You can add the name of United Nations special envoy Alexander Downer from Australia to the list of diplomats who’ve failed to make any headway in the hopes of reunifying Cyprus, an island divided since Turkey unlawfully invaded in 1974, and where it still keeps a standing army.
Downer is to step down as UN special adviser on Cyprus, local media reported, just as he was on the island in yet another futile attempt to get the two battling sides to even agree on the terms of negotiations.
Downer, who has held the post since 2008, will be appointed as head of Australia’s diplomatic delegation in a key capital, Cyprus’s Politis newspaper reported without providing more information.
Downer’s meeting with Greek Cypriot and Turkish Cypriot representatives on Jan. 16, just as all his previous efforts, went nowhere in yet another bout of frustration. They two sides failed to agree on a joint declaration as efforts continue to resume reunification talks. The meeting was seen as the last opportunity before Downer briefs the UN Security Council next week.
Speaking after his meeting with the UN official, Turkish Cypriot negotiator Osman Ertug said the only proposal on the table for a joint declaration was the one submitted by the Turkish Cypriot side on Dec. 14, disregarding anything that Cypriot President Nicos Anastasiades said, the Cyprus Mail reported.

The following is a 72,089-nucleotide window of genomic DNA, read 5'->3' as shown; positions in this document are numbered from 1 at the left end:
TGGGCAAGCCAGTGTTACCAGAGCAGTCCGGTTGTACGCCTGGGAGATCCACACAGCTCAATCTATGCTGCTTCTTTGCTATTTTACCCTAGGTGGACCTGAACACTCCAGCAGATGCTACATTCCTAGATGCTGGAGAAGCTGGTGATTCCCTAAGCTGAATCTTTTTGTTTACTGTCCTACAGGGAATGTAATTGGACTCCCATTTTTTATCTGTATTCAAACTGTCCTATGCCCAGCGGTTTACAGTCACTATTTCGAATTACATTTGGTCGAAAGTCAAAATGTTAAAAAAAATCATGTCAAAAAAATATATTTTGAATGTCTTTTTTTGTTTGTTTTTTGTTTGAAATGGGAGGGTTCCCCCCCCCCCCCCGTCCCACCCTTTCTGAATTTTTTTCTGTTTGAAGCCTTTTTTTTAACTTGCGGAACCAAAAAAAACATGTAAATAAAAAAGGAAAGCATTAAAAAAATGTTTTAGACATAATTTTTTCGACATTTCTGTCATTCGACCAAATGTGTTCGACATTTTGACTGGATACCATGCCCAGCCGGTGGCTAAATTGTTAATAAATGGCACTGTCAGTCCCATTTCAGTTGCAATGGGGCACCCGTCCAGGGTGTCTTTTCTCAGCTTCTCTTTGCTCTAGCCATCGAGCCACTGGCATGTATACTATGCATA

According to reports, Turkish Foreign Minister Ahmet Davutoglu passed on the draft text to Downer during his brief visit to the occupied north.
Four days later, the Greek Cypriots sent a counter-proposal with some small changes to the text which the Turkish Cypriots rejected on Dec. 28, saying they would accept only their proposals and not consider anything from the Cypriots, effectively continuing the stalemate that had led Anastasiades to say the talks were dead in the water.
Ertug said his country’s proposal was backed by his country and that the Cypriots should accept it without reservation or question or that the Turks weren’t interested in talking any more.